« SebelumnyaLanjutkan »
• Worship and Love of God," and one number of his 6 Explanation of the Miracles," &c.
“Permit me to congratulate your society on its present flourishing condition, and to offer you our best wishes for your spiritual welfare. We request you to pray for us to our blessed Lord, that he will direct all our efforts for promoting the interests of his Church-that he will enable us to exercise all that wisdom which shall be necessary to silence or to support the reproaches of our enemies, and to persuade the charitable and conscientious to unite with us, in learning and practising the truth.”
Extract of a letter dated Bedford, July 12, 1816. Dear sir, I delayed thus long in acknowledging the receipt of your circular publication of the 1st March, and of your friendly letter of the 6th February last, because I really had not time to notice it in such a way as I wished. I am now happily enabled to dedicate some of
my time to the Lord's New Church, which I desire most ardently to promote. With this view, and under a hope I may do some good, I proceed to answer your communications.
From the particular situation of the readers of the New Church here, at this time, it has been found inconvenient to organize them into a society, upon the plan suggested in your circularof course, no official corresponding secretary has been regularly appointed ; but it has been generally understood amongst them that this duty should devolve upon me, and I now enter upon it willingly, and with much pleasure.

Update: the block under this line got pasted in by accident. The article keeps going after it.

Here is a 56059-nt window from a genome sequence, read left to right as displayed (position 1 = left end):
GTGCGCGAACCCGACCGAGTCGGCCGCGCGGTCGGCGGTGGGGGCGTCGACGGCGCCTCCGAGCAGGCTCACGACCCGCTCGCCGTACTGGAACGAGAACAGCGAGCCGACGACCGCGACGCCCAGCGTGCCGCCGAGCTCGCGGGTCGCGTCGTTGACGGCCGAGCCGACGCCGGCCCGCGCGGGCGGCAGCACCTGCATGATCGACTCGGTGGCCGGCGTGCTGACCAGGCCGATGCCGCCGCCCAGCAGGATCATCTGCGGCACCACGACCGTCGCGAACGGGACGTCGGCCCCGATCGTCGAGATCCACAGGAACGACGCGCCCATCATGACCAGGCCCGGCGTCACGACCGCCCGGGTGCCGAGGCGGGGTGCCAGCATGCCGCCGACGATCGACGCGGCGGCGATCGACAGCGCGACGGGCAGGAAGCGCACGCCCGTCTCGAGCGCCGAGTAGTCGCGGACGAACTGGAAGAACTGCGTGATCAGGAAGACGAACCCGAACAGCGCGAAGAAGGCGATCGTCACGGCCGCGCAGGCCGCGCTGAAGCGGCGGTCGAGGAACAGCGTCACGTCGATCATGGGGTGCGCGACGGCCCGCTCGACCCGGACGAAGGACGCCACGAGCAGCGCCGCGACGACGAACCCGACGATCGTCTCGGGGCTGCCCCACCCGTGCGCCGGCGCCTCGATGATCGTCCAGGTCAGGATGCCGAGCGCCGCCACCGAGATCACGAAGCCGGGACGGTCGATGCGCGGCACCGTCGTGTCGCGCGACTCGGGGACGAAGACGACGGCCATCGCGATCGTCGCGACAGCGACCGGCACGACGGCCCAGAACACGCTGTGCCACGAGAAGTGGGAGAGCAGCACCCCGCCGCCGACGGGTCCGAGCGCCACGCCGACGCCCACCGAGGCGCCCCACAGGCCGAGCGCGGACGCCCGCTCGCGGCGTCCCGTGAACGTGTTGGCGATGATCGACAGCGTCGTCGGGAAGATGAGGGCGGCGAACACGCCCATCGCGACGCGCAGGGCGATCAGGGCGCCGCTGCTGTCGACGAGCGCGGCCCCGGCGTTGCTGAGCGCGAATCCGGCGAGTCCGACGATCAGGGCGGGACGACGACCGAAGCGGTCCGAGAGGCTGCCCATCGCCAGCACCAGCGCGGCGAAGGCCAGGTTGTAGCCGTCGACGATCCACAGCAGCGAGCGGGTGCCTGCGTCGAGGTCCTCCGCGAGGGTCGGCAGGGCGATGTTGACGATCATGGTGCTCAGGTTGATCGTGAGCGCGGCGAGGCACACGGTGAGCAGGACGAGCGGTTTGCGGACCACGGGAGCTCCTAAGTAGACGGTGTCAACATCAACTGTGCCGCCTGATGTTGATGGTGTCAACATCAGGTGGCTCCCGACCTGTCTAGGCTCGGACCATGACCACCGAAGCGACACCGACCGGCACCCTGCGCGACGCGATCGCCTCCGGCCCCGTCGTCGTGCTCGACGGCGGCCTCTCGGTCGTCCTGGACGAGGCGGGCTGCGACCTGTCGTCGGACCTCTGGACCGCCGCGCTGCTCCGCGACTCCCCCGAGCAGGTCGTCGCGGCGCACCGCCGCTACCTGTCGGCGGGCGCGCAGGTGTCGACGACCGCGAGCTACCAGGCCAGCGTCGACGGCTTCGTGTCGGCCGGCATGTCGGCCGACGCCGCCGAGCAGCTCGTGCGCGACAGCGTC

I have made out a list of the members of the New Church in this place and its neighbourhood, which is herewith transmitted. This list will be made more interesting to the members of your society, by giving you a concise history of the introduction of the Doctrines of the New Church in this place, with a partial notice of such peculiar circumstances connected therewith as may be deemed worthy of record.
About the year 1784, a Mr. Glenn, (since resident at Demerara, in South America,) arrived in Philadelphia, with a box of the translated works of Baron Swedenborg, from England. It may perhaps be recollected by some of the elder members of the New Church in Philadelphia, that he attempted to promulgate these doctrines there, by public lectures, and explanations of the
doctrine of correspondencies--but without any apparent effect. He soon after left this country, leaving, either by accident or de. sign, the box of books in the printing office of Mr.
At that time, Miss Hetty Barclay, a pious and intelligent lady, was residing in the family of Mr. -;—she had the curiosity first to open and examine these books, and after a long and serious examination of the new and sublime doctrines which they contained, she fully embraced them. Mr. and Mrs. — about the same time, or soon after, also received them-forming a little society in their own family, the first in the United States.
About the year 1789, Miss Barclay paid a visit to her brother, then unmarried, and residing in this place. She brought some of those interesting books with her, which were partially examined by her brother, Mrs. and myself. I was then but a boy, but the high respect I had for Miss Barclay (for she was an uncommonly interesting and intelligent woman) left an impression on my mind favourable to the system, not then fully understood.